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A stroke survivor’s emotional health is just as important as his or her physical health and can promote or disrupt post-stroke recovery. Many stroke survivors experience feelings of anger, frustration, anxiety, sadness, fear and hopelessness in varying degrees. These emotions are common with post-stroke depression, which affects more than a third of stroke survivors. The National Institute of Neurological Disorders and Stroke characterizes post-stroke depression by a feeling of hopelessness that interferes with functioning and inhibits quality of life. If not treated and managed appropriately, post-stroke depression can slow down recovery.

Depression can set in weeks, months or even years after a stroke and can inhibit progress of recovery and rehabilitation, impacting a stroke survivor’s quality of life. A combination of factors can lead to post-stroke depression. The sudden nature of stroke can have a life-changing impact for many stroke survivors and their families. Damage to brain tissue after a stroke, genetics and social factors can also contribute to depression.

Go to the Symptoms section

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Go to the Management section

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Symptoms

According to the National Institutes of Health, post-stroke depression is underdiagnosed. Symptoms of post-stroke depression vary in severity, frequency and duration for each individual. Caregivers, family members, friends and co-workers can be very helpful in recognizing post-stroke depression symptoms and encouraging the stroke survivor to consult with a healthcare professional.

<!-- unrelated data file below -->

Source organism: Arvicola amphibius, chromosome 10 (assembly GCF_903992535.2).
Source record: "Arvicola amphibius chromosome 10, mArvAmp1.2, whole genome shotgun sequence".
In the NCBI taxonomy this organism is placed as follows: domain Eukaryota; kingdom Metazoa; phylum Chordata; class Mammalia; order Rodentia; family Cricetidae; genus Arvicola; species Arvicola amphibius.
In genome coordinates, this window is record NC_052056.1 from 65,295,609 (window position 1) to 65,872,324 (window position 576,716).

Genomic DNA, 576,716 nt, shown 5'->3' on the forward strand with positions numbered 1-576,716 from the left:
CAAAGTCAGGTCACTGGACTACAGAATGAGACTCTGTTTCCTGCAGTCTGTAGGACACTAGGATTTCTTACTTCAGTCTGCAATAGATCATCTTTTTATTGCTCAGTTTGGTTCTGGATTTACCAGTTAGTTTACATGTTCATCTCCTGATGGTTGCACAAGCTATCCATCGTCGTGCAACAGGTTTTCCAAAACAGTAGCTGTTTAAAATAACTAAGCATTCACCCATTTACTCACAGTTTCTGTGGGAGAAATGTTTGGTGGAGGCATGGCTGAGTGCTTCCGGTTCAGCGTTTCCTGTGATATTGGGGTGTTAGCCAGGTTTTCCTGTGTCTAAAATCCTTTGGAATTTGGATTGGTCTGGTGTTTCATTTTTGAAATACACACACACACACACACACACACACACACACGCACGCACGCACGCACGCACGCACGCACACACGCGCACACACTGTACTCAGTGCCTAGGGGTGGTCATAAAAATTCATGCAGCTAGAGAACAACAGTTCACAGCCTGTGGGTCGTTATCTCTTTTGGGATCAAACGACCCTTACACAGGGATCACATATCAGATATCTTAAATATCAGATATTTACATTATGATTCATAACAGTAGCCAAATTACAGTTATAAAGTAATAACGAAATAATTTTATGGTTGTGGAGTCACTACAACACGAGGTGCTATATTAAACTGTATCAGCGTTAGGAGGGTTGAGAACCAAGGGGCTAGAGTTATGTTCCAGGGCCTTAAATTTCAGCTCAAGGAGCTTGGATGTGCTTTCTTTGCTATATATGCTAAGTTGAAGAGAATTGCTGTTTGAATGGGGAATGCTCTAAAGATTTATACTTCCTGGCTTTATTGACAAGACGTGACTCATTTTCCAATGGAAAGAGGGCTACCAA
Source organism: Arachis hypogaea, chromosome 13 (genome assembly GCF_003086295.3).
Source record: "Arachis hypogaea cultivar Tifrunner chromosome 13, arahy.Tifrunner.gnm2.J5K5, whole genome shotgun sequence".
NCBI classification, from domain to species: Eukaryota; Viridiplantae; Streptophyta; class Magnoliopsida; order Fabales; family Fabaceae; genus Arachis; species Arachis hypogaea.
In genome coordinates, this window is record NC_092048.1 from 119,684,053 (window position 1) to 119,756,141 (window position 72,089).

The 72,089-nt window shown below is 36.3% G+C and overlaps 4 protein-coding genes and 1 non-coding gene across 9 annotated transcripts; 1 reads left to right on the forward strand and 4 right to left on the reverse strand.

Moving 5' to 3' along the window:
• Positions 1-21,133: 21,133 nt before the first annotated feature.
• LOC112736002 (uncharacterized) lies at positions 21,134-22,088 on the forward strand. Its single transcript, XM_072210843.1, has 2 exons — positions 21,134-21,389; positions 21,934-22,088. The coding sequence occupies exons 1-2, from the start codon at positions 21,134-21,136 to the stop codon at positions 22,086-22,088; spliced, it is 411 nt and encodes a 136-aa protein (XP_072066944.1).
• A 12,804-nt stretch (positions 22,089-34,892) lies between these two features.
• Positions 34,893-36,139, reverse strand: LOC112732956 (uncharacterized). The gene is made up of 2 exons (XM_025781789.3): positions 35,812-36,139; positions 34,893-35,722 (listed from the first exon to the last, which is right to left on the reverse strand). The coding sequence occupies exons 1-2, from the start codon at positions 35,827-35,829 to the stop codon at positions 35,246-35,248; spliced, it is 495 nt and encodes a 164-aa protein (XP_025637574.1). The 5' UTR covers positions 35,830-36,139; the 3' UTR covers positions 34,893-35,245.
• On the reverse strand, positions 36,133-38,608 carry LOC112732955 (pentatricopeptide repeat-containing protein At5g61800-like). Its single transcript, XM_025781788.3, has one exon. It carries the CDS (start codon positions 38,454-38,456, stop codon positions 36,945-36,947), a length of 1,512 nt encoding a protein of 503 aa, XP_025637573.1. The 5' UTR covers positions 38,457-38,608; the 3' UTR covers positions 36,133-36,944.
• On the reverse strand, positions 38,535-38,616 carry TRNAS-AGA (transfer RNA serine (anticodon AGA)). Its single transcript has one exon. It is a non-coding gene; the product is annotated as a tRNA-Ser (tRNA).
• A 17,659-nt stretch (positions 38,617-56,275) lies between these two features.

According to the National Institute of Mental Health, signs and symptoms of depression include:

  • Persistent sad, anxious or empty feelings
  • Sleep disturbances
  • Increase or decrease in appetite and eating patterns
  • Feelings of helplessness, hopelessness and/or worthlessness
  • Social withdrawal
  • Loss of interest in activities or hobbies
  • Irritability
  • Fatigue
  • Difficulty concentrating or remembering details
  • Aches, pains, headaches and digestive problems that do not ease with treatment
  • Suicidal thoughts

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Treatment

There are a variety of treatment options for post-stroke depression. Consult with a healthcare professional to determine the best course of action.

Medication

Consult a mental healthcare professional to determine if antidepressant medication is appropriate for you.

Antidepressants are common treatments for post-stroke depression and may be prescribed by a psychiatrist, primary care doctor or other physician. Antidepressant medications interact with chemicals in the brain called neurotransmitters to improve mood. The three neurotransmitters involved in depression are serotonin, dopamine and norepinephrine.

  • Selective serotonin reuptake inhibitors (SSRIs) alter serotonin.
  • Serotonin and norepinephrine reuptake inhibitors (SNRIs) increase the availability of serotonin and norepinephrine.
  • Tricyclic antidepressants (TCAs) are older antidepressants that impact both serotonin and norepinephrine.